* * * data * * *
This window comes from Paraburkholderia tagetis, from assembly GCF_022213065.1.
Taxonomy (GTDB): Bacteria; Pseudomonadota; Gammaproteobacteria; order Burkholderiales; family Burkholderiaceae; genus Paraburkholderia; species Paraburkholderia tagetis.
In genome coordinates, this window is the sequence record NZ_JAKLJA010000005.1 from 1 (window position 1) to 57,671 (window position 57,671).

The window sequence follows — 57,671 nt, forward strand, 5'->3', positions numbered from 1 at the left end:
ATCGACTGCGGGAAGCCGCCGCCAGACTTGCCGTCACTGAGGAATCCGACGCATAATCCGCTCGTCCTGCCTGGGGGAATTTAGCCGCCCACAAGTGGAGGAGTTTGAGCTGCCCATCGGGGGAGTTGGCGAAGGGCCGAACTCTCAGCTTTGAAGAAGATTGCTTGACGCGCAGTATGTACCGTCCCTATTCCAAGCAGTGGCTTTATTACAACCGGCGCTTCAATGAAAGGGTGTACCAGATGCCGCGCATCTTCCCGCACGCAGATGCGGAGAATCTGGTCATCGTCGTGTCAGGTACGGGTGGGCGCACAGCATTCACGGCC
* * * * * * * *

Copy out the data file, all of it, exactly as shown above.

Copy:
This window comes from Paraburkholderia tagetis, from assembly GCF_022213065.1.
Taxonomy (GTDB): Bacteria; Pseudomonadota; Gammaproteobacteria; order Burkholderiales; family Burkholderiaceae; genus Paraburkholderia; species Paraburkholderia tagetis.
In genome coordinates, this window is the sequence record NZ_JAKLJA010000005.1 from 1 (window position 1) to 57,671 (window position 57,671).

The window sequence follows — 57,671 nt, forward strand, 5'->3', positions numbered from 1 at the left end:
ATCGACTGCGGGAAGCCGCCGCCAGACTTGCCGTCACTGAGGAATCCGACGCATAATCCGCTCGTCCTGCCTGGGGGAATTTAGCCGCCCACAAGTGGAGGAGTTTGAGCTGCCCATCGGGGGAGTTGGCGAAGGGCCGAACTCTCAGCTTTGAAGAAGATTGCTTGACGCGCAGTATGTACCGTCCCTATTCCAAGCAGTGGCTTTATTACAACCGGCGCTTCAATGAAAGGGTGTACCAGATGCCGCGCATCTTCCCGCACGCAGATGCGGAGAATCTGGTCATCGTCGTGTCAGGTACGGGTGGGCGCACAGCATTCACGGCC